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Postby pod on 20 Apr 2013 12:31

Re: Why do people become terrorists?

Actually the guys were tweeting on occasion before they realized the cops were serious. So yeah, attention whores. I can't wait till the first two-bit meme-reposting Facebook twat tries to blow something up to increase their Klout score. Oh joy. Wait, is Klout even in business still?

The only consolation will be that they'll fuck it up and blow themselves up in the process since they have the intelligence level of a dog turd on Biscayne.
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Postby norah on 22 Apr 2013 00:55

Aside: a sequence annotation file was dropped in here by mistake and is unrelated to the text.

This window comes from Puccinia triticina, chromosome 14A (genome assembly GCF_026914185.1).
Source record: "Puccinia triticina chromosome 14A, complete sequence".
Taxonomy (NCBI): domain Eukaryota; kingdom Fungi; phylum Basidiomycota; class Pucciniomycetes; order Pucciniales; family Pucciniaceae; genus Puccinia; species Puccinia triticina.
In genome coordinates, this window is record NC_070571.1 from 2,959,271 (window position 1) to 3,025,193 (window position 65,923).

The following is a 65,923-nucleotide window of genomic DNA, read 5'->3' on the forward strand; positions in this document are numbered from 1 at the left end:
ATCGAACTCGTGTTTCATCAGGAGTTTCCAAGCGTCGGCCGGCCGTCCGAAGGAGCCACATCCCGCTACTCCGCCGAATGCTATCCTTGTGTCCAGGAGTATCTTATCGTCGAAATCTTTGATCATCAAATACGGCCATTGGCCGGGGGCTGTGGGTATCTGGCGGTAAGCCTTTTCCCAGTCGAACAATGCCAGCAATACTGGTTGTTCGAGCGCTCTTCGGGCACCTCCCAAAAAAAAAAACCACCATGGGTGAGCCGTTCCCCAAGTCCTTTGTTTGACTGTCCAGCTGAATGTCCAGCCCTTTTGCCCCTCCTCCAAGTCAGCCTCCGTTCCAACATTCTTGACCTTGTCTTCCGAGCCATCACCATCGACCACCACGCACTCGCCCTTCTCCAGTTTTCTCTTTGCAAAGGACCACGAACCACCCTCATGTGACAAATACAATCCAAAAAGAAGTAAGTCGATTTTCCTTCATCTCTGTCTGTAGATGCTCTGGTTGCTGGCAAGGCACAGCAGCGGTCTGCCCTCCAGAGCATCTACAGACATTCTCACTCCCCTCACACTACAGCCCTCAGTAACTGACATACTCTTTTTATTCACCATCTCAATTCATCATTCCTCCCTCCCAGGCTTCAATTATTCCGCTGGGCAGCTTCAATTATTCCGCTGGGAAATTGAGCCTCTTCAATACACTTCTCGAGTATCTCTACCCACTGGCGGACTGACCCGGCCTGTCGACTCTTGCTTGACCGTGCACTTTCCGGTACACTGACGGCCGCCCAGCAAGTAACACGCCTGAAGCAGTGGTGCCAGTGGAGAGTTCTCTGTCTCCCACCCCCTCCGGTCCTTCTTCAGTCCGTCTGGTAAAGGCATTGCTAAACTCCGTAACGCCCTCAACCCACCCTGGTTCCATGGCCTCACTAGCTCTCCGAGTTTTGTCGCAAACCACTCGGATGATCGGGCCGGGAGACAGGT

Re: Why do people become terrorists?

I think it is mostly separatist/ religion/ ideology at the center of it, look at this way

IRA - Protestants vs Catholics and hating the English
Jihad - Muslim fundementalism
ETA - They don't want to be part of Spain
Islamic insurgency in the Philippines - Same as Jihad
Shining Path (Sendero Luminoso) - Maoist/ Communist ideology

Those are some of the ones that come to mind.